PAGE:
We are creatures of habit, giving ourselves tasks and daily rituals to preserve balance and order at home – our shelter from the chaotic and ever-changing world. So when tasked with turning this 635-square-foot (59m²) apartment into the perfect home, the designers from XS Studio for Compact Design went straight to the home owner’s daily routine to get a sense of where to move forward. The size and shapes of certain spaces were re-examined and re-organized.
Take for example the main living area, where the habit to relax and enjoy the television in a cozy environment is key; timber flooring marks the boundaries for the living room, cushioned with a large sofa and framed on two edges with storage and cupboards.
A previously unused balcony is now claimed and converted into the kitchen. Marked along the window, it’s delineated with a strip of ceramic tiles reminiscent of the original outdoor space. The tiles are designed to hint at the shapes and styles of the original 1930s Bauhaus building design, supplied by local makers.
Seeing as the home owner doesn’t cook much, the kitchen was planned to be as pared down and simple as possible. What was important was to create a home office area. Complete with a bookshelf and sturdy desk, the study corner is intentionally positioned to allow for working while watching TV.
Working a great deal from home as a scientific researcher, the home owner is able to comfortably enjoy the large space of the multi-functional room and not feel locked off and secluded.
On the other side of the house we encounter another quirk of the daily habit. A service area is lively in mustard yellow hues, the perfect spot for washing the face in the morning in a bright room bathed in natural light and view of the city.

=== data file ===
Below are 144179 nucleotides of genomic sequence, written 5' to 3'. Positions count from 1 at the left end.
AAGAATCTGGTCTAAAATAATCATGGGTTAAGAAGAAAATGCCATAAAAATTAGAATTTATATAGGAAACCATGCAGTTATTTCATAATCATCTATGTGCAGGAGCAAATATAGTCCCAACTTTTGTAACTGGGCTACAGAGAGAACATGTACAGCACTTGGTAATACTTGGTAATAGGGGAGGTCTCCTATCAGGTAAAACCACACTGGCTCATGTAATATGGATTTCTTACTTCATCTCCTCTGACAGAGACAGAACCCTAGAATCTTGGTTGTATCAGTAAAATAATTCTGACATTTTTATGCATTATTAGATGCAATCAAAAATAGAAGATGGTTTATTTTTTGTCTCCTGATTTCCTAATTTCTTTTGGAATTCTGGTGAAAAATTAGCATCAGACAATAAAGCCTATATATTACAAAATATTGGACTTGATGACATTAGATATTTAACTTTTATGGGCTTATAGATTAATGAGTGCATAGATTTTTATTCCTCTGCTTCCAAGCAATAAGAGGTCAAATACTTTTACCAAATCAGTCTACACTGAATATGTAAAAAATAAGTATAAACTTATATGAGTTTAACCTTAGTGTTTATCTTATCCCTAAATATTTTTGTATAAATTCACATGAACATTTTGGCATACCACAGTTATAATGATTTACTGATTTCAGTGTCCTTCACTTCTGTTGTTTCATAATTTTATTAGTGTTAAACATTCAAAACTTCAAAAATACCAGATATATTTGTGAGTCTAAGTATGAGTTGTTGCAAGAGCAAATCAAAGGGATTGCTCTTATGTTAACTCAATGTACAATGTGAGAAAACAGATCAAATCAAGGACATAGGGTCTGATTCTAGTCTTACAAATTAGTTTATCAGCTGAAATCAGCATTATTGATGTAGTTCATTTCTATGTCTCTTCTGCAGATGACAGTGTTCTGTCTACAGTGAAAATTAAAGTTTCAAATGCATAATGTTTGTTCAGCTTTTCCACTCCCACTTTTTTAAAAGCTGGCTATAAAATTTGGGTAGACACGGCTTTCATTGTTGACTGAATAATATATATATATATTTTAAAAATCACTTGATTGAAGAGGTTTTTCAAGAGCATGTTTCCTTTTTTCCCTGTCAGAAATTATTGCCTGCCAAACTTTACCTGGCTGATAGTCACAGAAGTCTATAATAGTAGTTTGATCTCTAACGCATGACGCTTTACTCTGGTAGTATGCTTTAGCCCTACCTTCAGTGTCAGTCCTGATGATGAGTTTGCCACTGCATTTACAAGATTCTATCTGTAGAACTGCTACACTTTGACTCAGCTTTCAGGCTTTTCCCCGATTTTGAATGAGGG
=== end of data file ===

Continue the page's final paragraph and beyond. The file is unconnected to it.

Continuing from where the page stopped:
A washer and dryer are housed here, with the large yellow wall cabinet “designed to add to the sensation of [the] light and warm feeling of the room.”
This is the more public ‘dry’ area of the bathroom, with the ‘wet’ room concealed behind frosted doors.
Instead of a slim fitting shower stall, the home owner embraced the freedom a wet room provides.
In the center of the apartment is the light and airy bedroom, and an entrance hall that can be adapted for different uses. Dividing the space is a steel frame partition with windows.
Instead of an opaque partition the bedroom is unusually transparent to let light all the way into the foyer. Guiding this design feature is the desire for a feeling of spaciousness at bedtime.
From the designers
The owner wanted an airy feeling to the bedroom and a wider feeling to the room than the actual size. We also wanted to light up the entrance with natural light and ventilation. Since the apartment is planned for a couple, the idea of this glazed transparent wall does not hinder the sense of privacy one needs when sleeping. Moreover, if there are guests in the house, a light drape was installed to give a semi-private feeling in the room.
An unusual and fun element of design for this apartment is the foldable table in the foyer. In this house, dining at a formal dining table is a rare occasion – that’s why the kitchen counter is a more commonly used space.
So the idea of having a folding table is a perfect way to acknowledge daily rituals and monthly celebrations. Opening up the folding table instantly transforms the foyer space into a dining room. When it’s time to host guests, the outstretched table can dine up to six people – with chairs collected from other areas of the house.
The flexibility of this foyer space, adapting between private and public spaces, is one of the apartment’s unique features. With the pull of a curtain, a room transforms. Storage is seamlessly integrated and comfort is thought of in every design element. Which makes it a suitable space for creating order and balance; a perfect space for daily rituals.